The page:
Tips to move house with pets

Moving house is one of the most stressful things you can do, there’s so much to think about and organise. With getting your movers booked, packing everything up and making checklists it’s easy to forget about your pets in the move. Our pets take comfort in our routines and moving house shakes that up.


Here are some top tips for relocating with your furry friends…


1. Start the packing & boxing up early

Give your pets plenty of time to get used to the packing and boxing – if you have room, start stocking up on boxes several weeks before your move. Place less used items in the boxes and leave them open, your pets will be curious, but they’ll soon get used to them. Conditioning your pets ahead of time helps reduce disruptions (and boxes being attacked!) as you get closer to your moving day.


2. Try to stick to your routine to reduce the stress on your pet

Your pets are creatures of habit, the more your schedule changes, the higher their anxiety is likely to get. When you’re leading up to a house move it’s tempting to skip the everyday routines if you’re in the midst of packing and organising. To keep your pets stress levels down in the weeks leading up to the move, and on the moving day itself, make sure you do the following:-

  • Feed them at the same normal times as usual.
  • Don’t skip their regular walks or playtime.
  • Give them some extra love and patience around this stressful time.

Make sure dogs have plenty of chew toys as they can be prone to chewing when anxious.           



3. Speak to your vet about your house move

Vets know best about managing pets in stressful situations, especially as most animals are anxious at their visit to them! They are great to talk to about how to reduce your pet’s anxiety and potential stress-reduction tactics or supplements. 

You can also make sure they are healthy and stocked up on any regular prescriptions if you’ll be moving far away to a new vets. You can double check their vaccinations, request copies of their medical files and ask your vet recommendations and any additional tests or vaccinations they think might be suitable depending on where you’re moving to.


4. Create a comfortable, secluded space for your pet

Boxes and half-taken furniture can quickly turn your house into a mountain of clutter. Whilst it’s pretty unavoidable to keep the space tidy, keeping one space clear and comfortable for your pet is essential in keeping them happy. 

Whether it’s a small room, a corner or even an open cupboard, it’s really important they have somewhere they can retreat to when the chaos overwhelms them. At the time of your move it’s a good idea if you have a friend, family member or trusted kennel to keep your pet for a couple of days. If your pets have to be with you for the actual move, prioritise getting their space ready first when you get to your new place.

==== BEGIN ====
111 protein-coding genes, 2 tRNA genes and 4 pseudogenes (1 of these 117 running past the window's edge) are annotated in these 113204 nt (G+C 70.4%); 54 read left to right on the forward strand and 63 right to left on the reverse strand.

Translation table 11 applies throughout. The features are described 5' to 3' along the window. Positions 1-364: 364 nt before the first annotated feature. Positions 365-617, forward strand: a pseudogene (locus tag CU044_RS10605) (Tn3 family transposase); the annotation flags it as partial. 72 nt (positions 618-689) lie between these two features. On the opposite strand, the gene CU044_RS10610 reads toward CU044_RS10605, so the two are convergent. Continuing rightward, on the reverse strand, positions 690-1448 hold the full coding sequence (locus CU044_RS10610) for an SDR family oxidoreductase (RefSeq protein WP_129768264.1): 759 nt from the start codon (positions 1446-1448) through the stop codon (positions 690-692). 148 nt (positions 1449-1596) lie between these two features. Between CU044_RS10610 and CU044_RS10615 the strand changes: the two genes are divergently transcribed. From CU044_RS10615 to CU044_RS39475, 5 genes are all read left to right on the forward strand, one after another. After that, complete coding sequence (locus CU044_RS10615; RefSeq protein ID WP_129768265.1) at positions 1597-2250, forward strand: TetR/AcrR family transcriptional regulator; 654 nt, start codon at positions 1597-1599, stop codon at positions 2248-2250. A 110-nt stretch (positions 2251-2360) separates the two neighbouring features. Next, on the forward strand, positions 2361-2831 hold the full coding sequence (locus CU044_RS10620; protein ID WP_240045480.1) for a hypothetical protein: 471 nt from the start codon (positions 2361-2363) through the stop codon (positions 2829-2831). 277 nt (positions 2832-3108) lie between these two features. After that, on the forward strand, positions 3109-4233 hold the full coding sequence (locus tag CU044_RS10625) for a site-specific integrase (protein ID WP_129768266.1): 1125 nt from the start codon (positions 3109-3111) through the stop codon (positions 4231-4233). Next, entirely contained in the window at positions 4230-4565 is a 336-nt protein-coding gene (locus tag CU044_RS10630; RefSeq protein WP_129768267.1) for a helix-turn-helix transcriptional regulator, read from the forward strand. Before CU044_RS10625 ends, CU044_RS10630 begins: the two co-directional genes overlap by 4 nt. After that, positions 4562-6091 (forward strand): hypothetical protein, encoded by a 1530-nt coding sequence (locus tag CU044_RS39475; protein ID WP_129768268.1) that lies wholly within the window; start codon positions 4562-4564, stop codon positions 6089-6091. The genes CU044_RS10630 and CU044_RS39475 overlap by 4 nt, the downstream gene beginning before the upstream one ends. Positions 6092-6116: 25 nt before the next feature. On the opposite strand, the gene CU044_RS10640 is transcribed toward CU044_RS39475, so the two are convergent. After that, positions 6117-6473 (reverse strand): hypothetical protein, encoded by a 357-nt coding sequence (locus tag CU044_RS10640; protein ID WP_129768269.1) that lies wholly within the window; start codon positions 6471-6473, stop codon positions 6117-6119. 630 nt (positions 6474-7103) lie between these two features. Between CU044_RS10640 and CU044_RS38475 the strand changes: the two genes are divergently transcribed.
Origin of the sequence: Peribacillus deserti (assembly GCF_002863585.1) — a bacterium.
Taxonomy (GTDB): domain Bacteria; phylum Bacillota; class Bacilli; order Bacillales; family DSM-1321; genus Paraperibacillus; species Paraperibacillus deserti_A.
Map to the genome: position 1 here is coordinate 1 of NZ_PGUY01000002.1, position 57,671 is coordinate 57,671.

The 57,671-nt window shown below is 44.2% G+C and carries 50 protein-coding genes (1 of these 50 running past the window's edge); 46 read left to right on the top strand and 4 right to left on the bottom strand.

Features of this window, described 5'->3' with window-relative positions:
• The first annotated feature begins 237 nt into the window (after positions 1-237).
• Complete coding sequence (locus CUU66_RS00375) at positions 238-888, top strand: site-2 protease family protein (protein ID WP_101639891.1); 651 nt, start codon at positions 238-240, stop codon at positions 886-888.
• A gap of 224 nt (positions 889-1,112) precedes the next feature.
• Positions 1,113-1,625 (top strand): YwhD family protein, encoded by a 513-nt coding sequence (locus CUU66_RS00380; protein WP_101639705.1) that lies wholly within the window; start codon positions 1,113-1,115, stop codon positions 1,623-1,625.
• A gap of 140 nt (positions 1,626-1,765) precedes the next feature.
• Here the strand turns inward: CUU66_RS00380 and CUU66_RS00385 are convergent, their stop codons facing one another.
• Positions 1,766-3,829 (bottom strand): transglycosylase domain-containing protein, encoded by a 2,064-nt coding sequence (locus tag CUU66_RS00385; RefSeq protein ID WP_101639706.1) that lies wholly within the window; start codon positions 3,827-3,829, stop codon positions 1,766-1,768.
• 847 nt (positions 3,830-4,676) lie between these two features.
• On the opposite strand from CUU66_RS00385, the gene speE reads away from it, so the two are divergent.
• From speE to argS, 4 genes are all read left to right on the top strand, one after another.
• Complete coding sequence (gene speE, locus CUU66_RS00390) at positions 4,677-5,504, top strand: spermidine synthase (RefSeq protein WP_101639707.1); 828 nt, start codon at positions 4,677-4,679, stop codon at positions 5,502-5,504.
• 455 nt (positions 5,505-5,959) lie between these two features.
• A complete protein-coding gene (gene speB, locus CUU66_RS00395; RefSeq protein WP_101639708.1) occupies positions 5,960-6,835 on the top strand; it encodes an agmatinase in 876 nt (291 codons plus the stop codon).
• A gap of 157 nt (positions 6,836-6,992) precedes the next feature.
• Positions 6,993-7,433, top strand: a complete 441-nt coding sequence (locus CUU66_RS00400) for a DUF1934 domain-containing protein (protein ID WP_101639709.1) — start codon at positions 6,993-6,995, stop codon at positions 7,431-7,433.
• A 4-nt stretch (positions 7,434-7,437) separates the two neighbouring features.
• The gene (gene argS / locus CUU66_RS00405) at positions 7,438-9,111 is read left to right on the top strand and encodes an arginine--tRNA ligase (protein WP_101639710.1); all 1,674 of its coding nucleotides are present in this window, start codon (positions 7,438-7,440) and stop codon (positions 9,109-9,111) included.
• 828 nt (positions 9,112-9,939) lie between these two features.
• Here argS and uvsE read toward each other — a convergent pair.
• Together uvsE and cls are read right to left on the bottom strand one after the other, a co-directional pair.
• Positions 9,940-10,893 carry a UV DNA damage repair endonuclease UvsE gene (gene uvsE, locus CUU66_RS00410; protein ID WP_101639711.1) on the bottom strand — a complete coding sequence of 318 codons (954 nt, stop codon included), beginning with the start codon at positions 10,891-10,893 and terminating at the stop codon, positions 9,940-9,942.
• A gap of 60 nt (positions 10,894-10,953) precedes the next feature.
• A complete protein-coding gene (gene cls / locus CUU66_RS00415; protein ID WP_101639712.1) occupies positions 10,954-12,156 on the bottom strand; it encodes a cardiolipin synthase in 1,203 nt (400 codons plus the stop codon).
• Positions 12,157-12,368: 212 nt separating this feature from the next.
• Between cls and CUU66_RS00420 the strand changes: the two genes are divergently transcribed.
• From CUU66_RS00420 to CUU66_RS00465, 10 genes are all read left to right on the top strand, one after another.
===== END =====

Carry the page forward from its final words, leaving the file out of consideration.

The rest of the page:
Place their blanket, bed, or crate in a comfortable spot that’s away from the hustle and bustle – it’s a good idea to put them in a room with a door that can be closed during move out / move in, as the front door is likely to be open a lot -the last thing you want is an escapee on the loose! Check on your pets regularly, as they will be anxious about their new surroundings. 



5. Pack an emergency moving bag for you pet

To reduce the stress of moving for both yourself and your pet, make sure your pet’s necessities are all packed and on hand. Water bowls, favourite toys, blankets, food, treats etc are all things to think about. Also include a roll of paper towels, wipes and disposable poop bags to help with unexpected clean ups!


6. Prepare your vehicle for a safe move with your pet

If your pet hasn’t been used to travelling in your car, it’s best to get them used to it prior to your move, especially if it’s a long journey. Your pet should be secured in their crate or carry box, or be securely fastened in with a seatbelt. Make sure there aren’t any loose items that you’ve packed that could fall or injure them. You could choose to put a blanket over your pets crate to reduce visual stimulation if you think that will help reduce their anxiety.


7. Pet-proof your new home before you arrive

A new home for your pet means a new space with unexpected hazards. Here’s some pet-proofing tips to make sure they will be safe in their new home:-

  • Secure all screens, windows, gates and doors.
  • Be aware if you have a balcony to make sure your pet cannot squeeze through or jump over railings.
  • Make sure there’s not any electrical cords visibly on show that can be chewed.
  • Check outdoor fences for potential escape routes.
  • Make sure all vents have covers.
  • Make sure toilet lids are down, so your pets can’t get in!
  • Check that the previous homeowner hasn’t left any traps or poison left behind.
  • Check the garden for any poisonous plants before letting your pet out.



We hope these tips are useful for when you move house with pets – by making a plan the move will be a happier and easier transition for the whole family.

Scroll to Top